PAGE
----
152 0

Earlier this month, Bishop Ryan P. Jimenez announced that Social Justice Commission of the Diocese of Chalan Kanoa would publish articles that share Catholic social teachings on several issues that are of interest and concern to voters and candidates alike as the November 2018 elections approach. These articles are not meant to direct voters to vote for any particular candidate or platform. Rather, as Bishop Ryan wrote, these articles are intended to help the faithful “carefully discern the issues affecting our community and to use your conscience in examining these issues”. What follows is the first of such articles.


by the Social Justice Commission, Diocese of Chalan Kanoa and Mount Carmel School’s Introduction to Media Communications students

Catholic social teaching on economic justice is rooted in the Church’s affirmation of the life and the dignity of the human person. As scripture proclaims, “Let us love one another because love is from God” (1 John 4: 7—12).

The Catholic Church thus proclaims that human life is sacred and that the dignity of the human person is  the foundation of a moral vision for society. This belief is the foundation of all the principles of our social teaching. As Pope Benedict XVI writes in Caritas in Veritate, “The Church forcefully maintains this link between life ethics and social ethics, fully aware that ‘a society lacks solid foundations when, on the one hand, it asserts values such as the dignity of the person, justice and peace, but then, on the other hand, radically acts to the contrary by allowing or tolerating a variety of ways in which human life is devalued and violated, especially where it is weak or marginalized'” (no. 15).

When affirming the dignity of the life and the dignity of the human person, there are several implications for economic justice, which were articulated by the United States Conference of Catholic Bishops (USCCB) in their Pastoral Letter Economic Justice for All. As the USCCB writes, “All human beings, therefore, are ends to be served by the institutions that make up  the economy, not means to be exploited for more narrowly defined goals. Human personhood must be respected with a reverence that is religious. When we deal  with each other, we should do so with the sense of awe that arises in the  presence of something holy and sacred” (No. 28).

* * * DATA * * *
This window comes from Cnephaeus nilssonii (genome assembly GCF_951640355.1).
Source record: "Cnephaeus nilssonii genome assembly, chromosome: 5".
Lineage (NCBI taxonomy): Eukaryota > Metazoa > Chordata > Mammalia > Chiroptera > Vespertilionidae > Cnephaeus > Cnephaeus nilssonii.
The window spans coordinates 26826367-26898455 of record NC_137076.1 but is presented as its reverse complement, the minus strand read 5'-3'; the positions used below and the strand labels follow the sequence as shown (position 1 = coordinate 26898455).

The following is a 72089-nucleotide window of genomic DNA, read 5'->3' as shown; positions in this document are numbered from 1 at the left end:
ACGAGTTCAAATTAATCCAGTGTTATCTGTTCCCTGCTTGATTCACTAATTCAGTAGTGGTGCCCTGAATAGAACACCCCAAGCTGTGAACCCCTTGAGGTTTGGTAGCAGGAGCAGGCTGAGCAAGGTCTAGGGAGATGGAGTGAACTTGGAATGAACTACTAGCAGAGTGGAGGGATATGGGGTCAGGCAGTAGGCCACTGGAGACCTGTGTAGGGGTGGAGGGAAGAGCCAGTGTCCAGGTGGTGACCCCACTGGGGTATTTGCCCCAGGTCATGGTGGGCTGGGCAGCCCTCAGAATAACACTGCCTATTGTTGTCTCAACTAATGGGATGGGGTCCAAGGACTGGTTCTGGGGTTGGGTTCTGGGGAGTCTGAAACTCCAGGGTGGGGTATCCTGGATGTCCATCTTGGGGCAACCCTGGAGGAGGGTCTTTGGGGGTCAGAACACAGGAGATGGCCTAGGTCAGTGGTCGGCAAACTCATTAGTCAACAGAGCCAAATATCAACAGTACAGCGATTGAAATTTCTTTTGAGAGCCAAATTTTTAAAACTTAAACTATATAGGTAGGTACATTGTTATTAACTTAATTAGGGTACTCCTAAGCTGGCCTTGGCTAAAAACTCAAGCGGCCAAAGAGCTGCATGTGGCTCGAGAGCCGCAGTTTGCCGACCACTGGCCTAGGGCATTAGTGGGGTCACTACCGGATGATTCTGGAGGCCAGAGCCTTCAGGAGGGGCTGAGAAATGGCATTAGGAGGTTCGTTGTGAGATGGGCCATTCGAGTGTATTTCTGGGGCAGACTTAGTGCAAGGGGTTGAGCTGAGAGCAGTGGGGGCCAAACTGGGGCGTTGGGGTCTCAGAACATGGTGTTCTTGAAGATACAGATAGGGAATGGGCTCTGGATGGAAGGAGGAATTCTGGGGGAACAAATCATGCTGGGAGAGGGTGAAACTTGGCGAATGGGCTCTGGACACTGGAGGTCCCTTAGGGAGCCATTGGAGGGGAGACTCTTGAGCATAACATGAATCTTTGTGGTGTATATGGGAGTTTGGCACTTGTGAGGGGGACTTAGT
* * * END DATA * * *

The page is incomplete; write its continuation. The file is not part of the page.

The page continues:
In concrete terms, this means that we are called to build a just economy that works for all, encompassing a wide range of issues, including food security and hunger, work and joblessness, homelessness and affordable housing, and tax credits for low-income families, as well as protecting programs that serve poor and vulnerable people throughout the government budgets.

When discerning the issue of economic justice and informing one’s conscience, in Economic Justice for All, the USSCB provides ten elements that make up a Catholic Framework for Economic Life:

  1. The economy exists for the person, not the person for the economy.
  2. All economic life should be shaped by moral principles. Economic choices and institutions must be judged by how they protect or undermine the life and dignity of the human person, support the family and serve the common good.
  3. A fundamental moral measure of any economy is how the poor and vulnerable are faring.
  4. All people have a right to life and to secure the basic necessities of life (e.g., food, clothing, shelter, education, health care, safe environment, economic security.)
  5. All people have the right to economic initiative, to productive work, to just wages and benefits, to decent working conditions as well as to organize and join unions or other associations.
  6. All people, to the extent they are able, have a corresponding duty to work, a responsibility to provide the needs of their families and an obligation to contribute to the broader society.
  7. In economic life, free markets have both clear advantages and limits; government has essential responsibilities and limitations; voluntary groups have irreplaceable roles, but cannot substitute for the proper working of the market and the just policies of the state.
  8. Society has a moral obligation, including governmental action where necessary, to assure opportunity, meet basic human needs, and pursue justice in economic life.
  9. Workers, owners, managers, stockholders and consumers are moral agents in economic life. By our choices, initiative, creativity and investment, we enhance or diminish economic opportunity, community life and social justice.
  10. The global economy has moral dimensions and human consequences. Decisions on investment, trade, aid and development should protect human life and promote human rights, especially for those most in need wherever they might live on this globe.

In the end, we are all called to create a more just society that recognizes and actively ensures the value of each and every member of our society. In this regard, our Holy Father, Pope Francis, offers this advice:

“We have forgotten and are still forgetting that over and above business, logic and the parameters of the market is the human being; and that something is men and women in as much as they are human beings by virtue of their profound dignity: to offer them the possibility of living a dignified life and of actively participating in the common good. Benedict XVI reminded us that precisely because it is human, all human activity, including economic activity, must be ethically structured and governed (cf. Encyclical Letter Caritas in Veritate, n. 36). We must return to the centrality of the human being, to a more ethical visi of activities and of human relationships without the fear of losing something.”

Pope Francis

Address to the Centesimus Annus Pro Pontifice Foundation


Related Post